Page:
Saturday, June 18th, 2016
CAT Preparation is not something that you do in a week or two. It is a long drawn process typically stretched over a period of 6 to 9 months. Over the last decade, I have seen a bunch of students repeat avoidable mistakes. More often than not, it is because of lack of information. Another common reason why it happens is because people value information that they got from successful seniors and other achievers on the web, which may not be suited for them. In this post, I will discuss about some of these issues.
CAT aspirants forget the basic fact that Quantitative Aptitude & Verbal Ability form only 50% of the paper. They do not allocate enough time during their preparation to the othƒer 50% – Logical Reasoning, Reading Comprehension, Data Interpretation. It probably happens because most CAT aspirants are scared of these areas. Also, when they start preparing for CAT, they think that the CAT exam paper depends only on your Quant and Verbal skills. Another common misconception is that you need to “prepare” for Quantitative Aptitude and Verbal Ability, whereas the other areas you can improve just by giving mocks. Also, there are chapters and a fixed syllabus that you need to cover for Quant and Verbal – it makes it a little bit easy to study for them. All these reasons lead to the neglect of Logical Reasoning, Data Interpretation, and Reading Comprehension which eventually leads to a poor CAT percentile. You cannot expect to do well in the CAT exam if you neglect half the CAT syllabus. You can easily avoid making this mistake in CAT by dividing your preparation time wisely among all areas. You should give more time to your weak areas but do not neglect any sector during CAT preparation.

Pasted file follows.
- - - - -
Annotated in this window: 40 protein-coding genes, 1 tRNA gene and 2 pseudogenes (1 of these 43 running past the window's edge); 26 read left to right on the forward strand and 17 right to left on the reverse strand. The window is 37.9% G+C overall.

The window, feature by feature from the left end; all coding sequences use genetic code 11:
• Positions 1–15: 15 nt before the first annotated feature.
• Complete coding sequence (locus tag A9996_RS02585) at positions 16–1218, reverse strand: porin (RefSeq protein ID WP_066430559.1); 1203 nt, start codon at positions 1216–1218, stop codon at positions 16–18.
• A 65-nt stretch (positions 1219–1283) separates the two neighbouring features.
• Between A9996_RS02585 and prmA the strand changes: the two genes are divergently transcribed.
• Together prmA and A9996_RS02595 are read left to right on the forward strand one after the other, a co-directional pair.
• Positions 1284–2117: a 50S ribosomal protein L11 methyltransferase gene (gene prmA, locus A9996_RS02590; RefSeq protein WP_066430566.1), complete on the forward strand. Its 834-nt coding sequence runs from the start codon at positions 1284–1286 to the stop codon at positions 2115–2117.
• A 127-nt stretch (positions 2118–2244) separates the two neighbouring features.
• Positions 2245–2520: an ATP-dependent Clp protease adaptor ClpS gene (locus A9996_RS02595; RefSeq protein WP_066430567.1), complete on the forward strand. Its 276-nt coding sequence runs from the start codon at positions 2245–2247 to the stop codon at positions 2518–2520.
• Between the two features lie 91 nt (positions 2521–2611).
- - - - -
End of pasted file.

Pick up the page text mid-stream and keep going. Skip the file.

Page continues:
A very common question that I get asked close to the exam and even couple of months before it is – ‘How many questions should I target to achieve a 90+ %ile / 99+ ile / IIM-C call?” While I and many other people can give you an educated guess answer to those questions, it is of no use. Even if you know that you need to do 15 questions in Section 1 to get a 95%ile, what are you going to do with that information? If you are able to solve 18 questions, will you leave 3 questions just because you need a 95? – Obviously not. If you are able to solve 12 questions, are you going to guess 3 more questions just so that you can hit the magic number of 15? No. You should not take such a risk in the CAT exam, which has negative marking. Having such sort of targets is meaningless and it can only harm you. It will either put unnecessary pressure on you or would make you complacent – neither of them is good for you. To avoid making this mistake, you should never go in an exam or even a mock thinking that you should do ‘n’ number of questions to achieve ‘x’ percentile. You should have a strategy to attempt the paper but that is based on time that you want to allocate to various sectors and not based on number of questions that you should attempt. You know what should be your target – “as much as you can”. Try to push that higher. Think of the CAT exam as the first innings of a Test Match and not as the final over of an IPL match.
This idea has gained traction among the students preparing for CAT over the last 3-4 years. It has primarily happened because lot of achievers / top-scorers / 100%ilers swear by this idea. Yes – it is a good idea for them. It is a good idea for anyone who is confident enough of getting a 98+ score. It is good for someone who has prepared for CAT earlier and scored anything above 95. These type of CAT aspirants are already done with the basic fundamentals of the topics. They know what works for them and what doesn’t. All they need is some high quality practice and they will be able to do well in the final CAT exam. Having said that, the idea of giving too many mock tests or preparing only via mocks is harmful for majority of CAT aspirants. There is very little merit in that. An ideal number of mocks should be anywhere from 10 to 20. A mock is not a set of practice questions. It is not even a tool for practice. It is a tool for testing. It should be used to figure out your strengths and weakness. The learning from the mock results should be used to improve your weak areas and tweak the time that you are allocating to various sectors. To avoid making this mistake, all you need to do is quickly figure out your comfort level with CAT and adopt a strategy that suits you.
I hope you found this post helpful. Please share this with your friends.